The Darker Nations
A Biography of the Short-Lived Third World
"The Third World was not a place," argues Vijay Prashad. "It was a project."
This book is a paradigm-shifting history of both a utopian concept and global movement — the idea of the Third World. The Darker Nations traces the intellectual origins and the political history of the attempt to knit together the world's impoverished countries in opposition to the United States and Soviet spheres of influence in the decades following World War II, as nation after nation across Asia, Africa and South America gained political independence from colonial rule.
Traversing continents, Vijay Prashad's fascinating narrative takes us from the birth of postcolonial nations after World War II to the downfall and corruption of nationalist regimes. A breakthrough book of cutting-edge scholarship, it includes vivid portraits of Third World giants like Jawaharlal Nehru, Egypt's Nasser, and Indonesia's Sukarno — as well as scores of extraordinary but now-forgotten intellectuals, artists, and freedom fighters.
The Darker Nations restores to memory the vibrant though flawed idea of the Third World, whose demise, Prashad ultimately argues, has produced a much impoverished international political arena.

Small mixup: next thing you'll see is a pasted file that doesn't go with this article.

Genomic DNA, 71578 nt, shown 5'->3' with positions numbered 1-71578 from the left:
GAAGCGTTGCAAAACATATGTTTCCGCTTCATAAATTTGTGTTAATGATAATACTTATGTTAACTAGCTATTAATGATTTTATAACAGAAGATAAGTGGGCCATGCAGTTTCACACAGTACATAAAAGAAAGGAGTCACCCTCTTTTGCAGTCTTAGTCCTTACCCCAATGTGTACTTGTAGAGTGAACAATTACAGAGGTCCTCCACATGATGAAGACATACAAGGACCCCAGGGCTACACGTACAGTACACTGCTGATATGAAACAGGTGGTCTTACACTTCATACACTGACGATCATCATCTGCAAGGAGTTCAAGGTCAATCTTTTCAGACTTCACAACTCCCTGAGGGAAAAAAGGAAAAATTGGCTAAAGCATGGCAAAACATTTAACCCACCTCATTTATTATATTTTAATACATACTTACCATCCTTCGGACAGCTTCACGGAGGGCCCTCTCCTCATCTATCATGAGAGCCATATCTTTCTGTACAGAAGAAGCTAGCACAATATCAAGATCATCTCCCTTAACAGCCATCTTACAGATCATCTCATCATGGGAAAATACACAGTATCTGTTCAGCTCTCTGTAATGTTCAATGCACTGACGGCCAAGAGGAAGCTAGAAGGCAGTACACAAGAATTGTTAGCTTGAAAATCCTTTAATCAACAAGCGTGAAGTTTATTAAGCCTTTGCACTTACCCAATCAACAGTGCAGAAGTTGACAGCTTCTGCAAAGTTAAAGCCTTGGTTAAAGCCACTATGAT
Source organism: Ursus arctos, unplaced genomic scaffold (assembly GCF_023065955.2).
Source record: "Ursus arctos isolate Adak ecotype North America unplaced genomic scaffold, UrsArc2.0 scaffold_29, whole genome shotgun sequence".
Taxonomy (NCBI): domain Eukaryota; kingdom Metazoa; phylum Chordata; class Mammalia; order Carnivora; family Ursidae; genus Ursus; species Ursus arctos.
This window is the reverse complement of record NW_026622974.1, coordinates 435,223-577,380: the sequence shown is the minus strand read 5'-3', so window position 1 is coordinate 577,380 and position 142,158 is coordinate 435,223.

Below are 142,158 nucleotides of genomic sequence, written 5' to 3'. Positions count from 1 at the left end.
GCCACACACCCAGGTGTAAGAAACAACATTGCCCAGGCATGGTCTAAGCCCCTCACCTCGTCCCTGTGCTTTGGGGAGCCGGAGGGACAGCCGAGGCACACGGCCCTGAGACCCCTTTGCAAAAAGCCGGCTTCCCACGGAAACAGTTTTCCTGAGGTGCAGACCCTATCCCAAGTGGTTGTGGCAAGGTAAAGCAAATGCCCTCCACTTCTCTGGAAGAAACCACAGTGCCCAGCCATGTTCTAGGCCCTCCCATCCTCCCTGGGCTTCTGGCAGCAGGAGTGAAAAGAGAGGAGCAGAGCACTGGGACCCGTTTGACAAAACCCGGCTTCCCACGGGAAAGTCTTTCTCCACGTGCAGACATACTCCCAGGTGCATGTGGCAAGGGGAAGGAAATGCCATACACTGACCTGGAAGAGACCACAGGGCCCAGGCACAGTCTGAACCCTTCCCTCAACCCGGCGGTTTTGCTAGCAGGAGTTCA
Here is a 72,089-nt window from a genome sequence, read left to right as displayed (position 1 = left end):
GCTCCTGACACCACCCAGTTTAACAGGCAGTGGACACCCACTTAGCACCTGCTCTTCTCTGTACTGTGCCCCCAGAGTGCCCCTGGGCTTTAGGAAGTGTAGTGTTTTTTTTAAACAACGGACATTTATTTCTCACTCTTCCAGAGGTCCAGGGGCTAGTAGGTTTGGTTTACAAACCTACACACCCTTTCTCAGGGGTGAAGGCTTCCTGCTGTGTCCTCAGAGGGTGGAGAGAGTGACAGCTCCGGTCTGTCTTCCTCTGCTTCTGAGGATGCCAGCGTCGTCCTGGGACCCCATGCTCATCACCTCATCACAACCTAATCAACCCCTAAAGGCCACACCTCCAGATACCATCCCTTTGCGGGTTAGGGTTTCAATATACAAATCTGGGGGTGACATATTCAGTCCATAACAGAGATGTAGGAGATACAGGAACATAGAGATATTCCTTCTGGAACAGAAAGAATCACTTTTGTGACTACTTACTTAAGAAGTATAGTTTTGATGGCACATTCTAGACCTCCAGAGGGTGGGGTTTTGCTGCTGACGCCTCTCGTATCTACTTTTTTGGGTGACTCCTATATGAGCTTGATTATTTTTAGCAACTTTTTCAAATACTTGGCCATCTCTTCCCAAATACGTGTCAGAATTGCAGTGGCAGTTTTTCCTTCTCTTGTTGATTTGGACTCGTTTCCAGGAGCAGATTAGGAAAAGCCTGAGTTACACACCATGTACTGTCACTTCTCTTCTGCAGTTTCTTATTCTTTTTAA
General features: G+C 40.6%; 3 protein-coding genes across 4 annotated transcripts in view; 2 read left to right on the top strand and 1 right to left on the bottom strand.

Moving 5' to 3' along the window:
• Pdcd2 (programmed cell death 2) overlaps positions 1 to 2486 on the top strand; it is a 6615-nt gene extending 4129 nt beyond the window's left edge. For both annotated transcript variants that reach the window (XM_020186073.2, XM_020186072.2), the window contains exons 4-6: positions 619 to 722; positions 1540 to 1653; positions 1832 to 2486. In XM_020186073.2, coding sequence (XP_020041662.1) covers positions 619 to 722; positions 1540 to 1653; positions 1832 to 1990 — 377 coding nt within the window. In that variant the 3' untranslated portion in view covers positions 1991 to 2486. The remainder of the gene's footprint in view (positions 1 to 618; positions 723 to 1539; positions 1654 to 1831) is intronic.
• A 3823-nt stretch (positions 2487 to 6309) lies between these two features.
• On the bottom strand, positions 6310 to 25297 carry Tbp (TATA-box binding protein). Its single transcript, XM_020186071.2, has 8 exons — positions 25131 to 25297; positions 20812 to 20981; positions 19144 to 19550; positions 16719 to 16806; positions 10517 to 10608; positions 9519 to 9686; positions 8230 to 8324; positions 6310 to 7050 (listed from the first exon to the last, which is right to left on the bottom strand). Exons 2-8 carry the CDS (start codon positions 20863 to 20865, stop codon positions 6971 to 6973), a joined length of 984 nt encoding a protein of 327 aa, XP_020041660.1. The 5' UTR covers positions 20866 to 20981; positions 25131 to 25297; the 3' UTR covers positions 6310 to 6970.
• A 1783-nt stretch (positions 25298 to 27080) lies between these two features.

The book invites comparison to Edward Said's Orientalism. Vijay Prashad's passionate commitment, his intellectual brio, his literary style, are all immensely impressive.
The book alerts us to the intimate details of both the aspirations that set the Third World idea going and the cupidities that brought it to ground.
Badri Raina, Frontline
Based on prodigious research, this ambitious and wide-ranging book presents a fascinating account of the Third World, its rise and fall. Prashad's study represents issue-based international history at its best. He weaves together the tale of Third World politics with stories about personalities, problems of revolution and social change, ideological tensions and people's aspirations.